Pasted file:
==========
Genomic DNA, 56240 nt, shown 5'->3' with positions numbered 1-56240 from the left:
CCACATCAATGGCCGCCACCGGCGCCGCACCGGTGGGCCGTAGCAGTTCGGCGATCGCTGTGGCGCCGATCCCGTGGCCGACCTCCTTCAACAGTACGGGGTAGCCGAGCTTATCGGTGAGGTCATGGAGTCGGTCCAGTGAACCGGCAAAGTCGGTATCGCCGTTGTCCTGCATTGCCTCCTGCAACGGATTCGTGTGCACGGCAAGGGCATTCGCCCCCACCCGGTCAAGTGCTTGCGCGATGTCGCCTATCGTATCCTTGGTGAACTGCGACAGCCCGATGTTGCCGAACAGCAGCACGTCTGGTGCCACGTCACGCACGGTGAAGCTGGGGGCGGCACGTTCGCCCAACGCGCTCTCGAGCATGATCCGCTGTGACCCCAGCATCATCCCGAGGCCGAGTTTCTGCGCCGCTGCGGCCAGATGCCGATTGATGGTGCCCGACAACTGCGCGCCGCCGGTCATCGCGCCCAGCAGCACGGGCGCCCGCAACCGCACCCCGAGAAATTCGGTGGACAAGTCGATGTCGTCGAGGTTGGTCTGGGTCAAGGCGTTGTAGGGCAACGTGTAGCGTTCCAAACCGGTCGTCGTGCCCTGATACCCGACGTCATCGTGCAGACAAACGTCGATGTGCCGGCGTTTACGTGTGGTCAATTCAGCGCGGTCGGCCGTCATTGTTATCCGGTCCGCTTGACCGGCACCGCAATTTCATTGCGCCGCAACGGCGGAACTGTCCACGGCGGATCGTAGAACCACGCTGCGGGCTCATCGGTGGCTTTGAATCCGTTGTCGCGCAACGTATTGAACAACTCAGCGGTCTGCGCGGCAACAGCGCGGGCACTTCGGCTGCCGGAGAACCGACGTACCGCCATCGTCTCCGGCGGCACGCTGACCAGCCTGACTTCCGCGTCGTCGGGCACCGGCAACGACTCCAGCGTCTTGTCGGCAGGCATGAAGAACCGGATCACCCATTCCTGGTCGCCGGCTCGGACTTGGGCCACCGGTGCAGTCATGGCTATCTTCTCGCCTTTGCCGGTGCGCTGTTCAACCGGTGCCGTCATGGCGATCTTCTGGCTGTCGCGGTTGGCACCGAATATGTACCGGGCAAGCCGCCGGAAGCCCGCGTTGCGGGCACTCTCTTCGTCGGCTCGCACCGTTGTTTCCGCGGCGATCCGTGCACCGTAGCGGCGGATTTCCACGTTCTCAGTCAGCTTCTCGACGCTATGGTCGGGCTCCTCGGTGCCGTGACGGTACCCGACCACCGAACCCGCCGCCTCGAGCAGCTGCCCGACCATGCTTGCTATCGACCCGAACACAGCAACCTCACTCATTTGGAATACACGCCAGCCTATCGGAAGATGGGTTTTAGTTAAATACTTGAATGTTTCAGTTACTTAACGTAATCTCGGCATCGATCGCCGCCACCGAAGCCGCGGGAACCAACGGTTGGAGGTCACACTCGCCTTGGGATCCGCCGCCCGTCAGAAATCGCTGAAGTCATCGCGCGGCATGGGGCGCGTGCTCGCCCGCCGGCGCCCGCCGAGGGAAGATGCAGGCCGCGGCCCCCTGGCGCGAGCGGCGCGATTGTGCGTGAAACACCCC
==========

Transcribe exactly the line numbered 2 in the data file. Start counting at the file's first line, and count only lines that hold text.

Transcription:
CCACATCAATGGCCGCCACCGGCGCCGCACCGGTGGGCCGTAGCAGTTCGGCGATCGCTGTGGCGCCGATCCCGTGGCCGACCTCCTTCAACAGTACGGGGTAGCCGAGCTTATCGGTGAGGTCATGGAGTCGGTCCAGTGAACCGGCAAAGTCGGTATCGCCGTTGTCCTGCATTGCCTCCTGCAACGGATTCGTGTGCACGGCAAGGGCATTCGCCCCCACCCGGTCAAGTGCTTGCGCGATGTCGCCTATCGTATCCTTGGTGAACTGCGACAGCCCGATGTTGCCGAACAGCAGCACGTCTGGTGCCACGTCACGCACGGTGAAGCTGGGGGCGGCACGTTCGCCCAACGCGCTCTCGAGCATGATCCGCTGTGACCCCAGCATCATCCCGAGGCCGAGTTTCTGCGCCGCTGCGGCCAGATGCCGATTGATGGTGCCCGACAACTGCGCGCCGCCGGTCATCGCGCCCAGCAGCACGGGCGCCCGCAACCGCACCCCGAGAAATTCGGTGGACAAGTCGATGTCGTCGAGGTTGGTCTGGGTCAAGGCGTTGTAGGGCAACGTGTAGCGTTCCAAACCGGTCGTCGTGCCCTGATACCCGACGTCATCGTGCAGACAAACGTCGATGTGCCGGCGTTTACGTGTGGTCAATTCAGCGCGGTCGGCCGTCATTGTTATCCGGTCCGCTTGACCGGCACCGCAATTTCATTGCGCCGCAACGGCGGAACTGTCCACGGCGGATCGTAGAACCACGCTGCGGGCTCATCGGTGGCTTTGAATCCGTTGTCGCGCAACGTATTGAACAACTCAGCGGTCTGCGCGGCAACAGCGCGGGCACTTCGGCTGCCGGAGAACCGACGTACCGCCATCGTCTCCGGCGGCACGCTGACCAGCCTGACTTCCGCGTCGTCGGGCACCGGCAACGACTCCAGCGTCTTGTCGGCAGGCATGAAGAACCGGATCACCCATTCCTGGTCGCCGGCTCGGACTTGGGCCACCGGTGCAGTCATGGCTATCTTCTCGCCTTTGCCGGTGCGCTGTTCAACCGGTGCCGTCATGGCGATCTTCTGGCTGTCGCGGTTGGCACCGAATATGTACCGGGCAAGCCGCCGGAAGCCCGCGTTGCGGGCACTCTCTTCGTCGGCTCGCACCGTTGTTTCCGCGGCGATCCGTGCACCGTAGCGGCGGATTTCCACGTTCTCAGTCAGCTTCTCGACGCTATGGTCGGGCTCCTCGGTGCCGTGACGGTACCCGACCACCGAACCCGCCGCCTCGAGCAGCTGCCCGACCATGCTTGCTATCGACCCGAACACAGCAACCTCACTCATTTGGAATACACGCCAGCCTATCGGAAGATGGGTTTTAGTTAAATACTTGAATGTTTCAGTTACTTAACGTAATCTCGGCATCGATCGCCGCCACCGAAGCCGCGGGAACCAACGGTTGGAGGTCACACTCGCCTTGGGATCCGCCGCCCGTCAGAAATCGCTGAAGTCATCGCGCGGCATGGGGCGCGTGCTCGCCCGCCGGCGCCCGCCGAGGGAAGATGCAGGCCGCGGCCCCCTGGCGCGAGCGGCGCGATTGTGCGTGAAACACCCC